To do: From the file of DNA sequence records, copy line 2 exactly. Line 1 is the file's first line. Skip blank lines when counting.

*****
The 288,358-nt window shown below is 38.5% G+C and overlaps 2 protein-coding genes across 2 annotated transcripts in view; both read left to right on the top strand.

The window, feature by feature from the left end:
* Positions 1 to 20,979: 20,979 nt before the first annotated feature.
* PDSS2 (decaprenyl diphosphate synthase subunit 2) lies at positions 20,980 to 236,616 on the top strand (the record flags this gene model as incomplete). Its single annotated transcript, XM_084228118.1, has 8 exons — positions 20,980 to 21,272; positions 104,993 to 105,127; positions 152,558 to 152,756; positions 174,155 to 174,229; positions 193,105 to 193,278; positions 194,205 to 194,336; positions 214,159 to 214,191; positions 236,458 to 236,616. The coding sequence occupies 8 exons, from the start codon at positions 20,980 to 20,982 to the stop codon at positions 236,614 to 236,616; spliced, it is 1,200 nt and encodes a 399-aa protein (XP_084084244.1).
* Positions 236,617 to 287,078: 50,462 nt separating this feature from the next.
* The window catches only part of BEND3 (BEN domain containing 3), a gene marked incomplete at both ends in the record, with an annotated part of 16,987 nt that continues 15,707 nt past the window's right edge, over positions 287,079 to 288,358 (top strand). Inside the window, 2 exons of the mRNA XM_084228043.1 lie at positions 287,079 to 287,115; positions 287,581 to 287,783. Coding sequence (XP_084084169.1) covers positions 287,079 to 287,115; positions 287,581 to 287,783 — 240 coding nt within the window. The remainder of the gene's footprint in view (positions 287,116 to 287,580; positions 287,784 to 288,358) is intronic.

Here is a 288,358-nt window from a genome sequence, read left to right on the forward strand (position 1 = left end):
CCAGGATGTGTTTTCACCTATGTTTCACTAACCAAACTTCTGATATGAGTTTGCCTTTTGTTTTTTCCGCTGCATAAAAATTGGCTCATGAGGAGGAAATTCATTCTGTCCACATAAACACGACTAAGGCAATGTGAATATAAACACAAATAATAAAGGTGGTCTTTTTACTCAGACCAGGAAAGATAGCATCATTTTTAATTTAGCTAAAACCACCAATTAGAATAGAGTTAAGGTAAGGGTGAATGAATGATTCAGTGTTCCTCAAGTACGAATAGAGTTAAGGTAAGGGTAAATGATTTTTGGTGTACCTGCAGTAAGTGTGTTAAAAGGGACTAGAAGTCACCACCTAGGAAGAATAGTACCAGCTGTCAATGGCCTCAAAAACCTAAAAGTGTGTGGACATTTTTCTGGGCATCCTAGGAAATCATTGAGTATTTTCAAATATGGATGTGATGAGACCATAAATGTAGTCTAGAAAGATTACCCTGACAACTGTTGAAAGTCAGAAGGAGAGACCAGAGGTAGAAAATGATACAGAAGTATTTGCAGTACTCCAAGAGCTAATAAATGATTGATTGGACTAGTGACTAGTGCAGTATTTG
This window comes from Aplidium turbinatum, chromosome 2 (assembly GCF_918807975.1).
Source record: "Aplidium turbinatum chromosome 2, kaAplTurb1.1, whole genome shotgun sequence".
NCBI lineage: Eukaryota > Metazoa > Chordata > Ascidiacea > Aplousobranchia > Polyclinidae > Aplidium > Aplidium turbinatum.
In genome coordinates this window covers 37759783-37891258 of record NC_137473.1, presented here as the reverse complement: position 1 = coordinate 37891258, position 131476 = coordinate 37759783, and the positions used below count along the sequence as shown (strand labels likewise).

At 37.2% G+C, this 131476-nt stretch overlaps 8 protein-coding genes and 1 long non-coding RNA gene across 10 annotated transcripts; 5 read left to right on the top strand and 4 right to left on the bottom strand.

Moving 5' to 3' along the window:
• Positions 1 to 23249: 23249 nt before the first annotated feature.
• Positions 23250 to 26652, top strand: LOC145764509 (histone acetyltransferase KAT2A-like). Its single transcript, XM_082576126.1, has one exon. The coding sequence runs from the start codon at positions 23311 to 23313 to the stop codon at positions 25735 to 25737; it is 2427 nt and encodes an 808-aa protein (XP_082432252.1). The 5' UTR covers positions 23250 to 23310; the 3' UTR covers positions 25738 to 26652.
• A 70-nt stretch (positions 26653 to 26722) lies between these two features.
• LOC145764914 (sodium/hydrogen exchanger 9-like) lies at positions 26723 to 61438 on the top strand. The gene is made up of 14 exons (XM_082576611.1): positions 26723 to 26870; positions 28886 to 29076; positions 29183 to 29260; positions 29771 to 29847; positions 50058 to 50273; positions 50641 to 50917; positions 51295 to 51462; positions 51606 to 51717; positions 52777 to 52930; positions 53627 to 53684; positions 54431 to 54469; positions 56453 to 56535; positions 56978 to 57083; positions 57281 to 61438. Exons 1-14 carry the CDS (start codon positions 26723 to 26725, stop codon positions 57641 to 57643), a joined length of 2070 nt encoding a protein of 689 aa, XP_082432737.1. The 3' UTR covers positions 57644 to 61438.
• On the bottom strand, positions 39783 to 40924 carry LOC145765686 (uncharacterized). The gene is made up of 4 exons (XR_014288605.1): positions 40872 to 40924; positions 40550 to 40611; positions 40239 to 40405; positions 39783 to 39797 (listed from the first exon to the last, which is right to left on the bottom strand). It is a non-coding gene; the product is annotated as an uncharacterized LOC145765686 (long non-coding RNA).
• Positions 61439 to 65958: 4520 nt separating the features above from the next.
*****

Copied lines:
The window, feature by feature from the left end: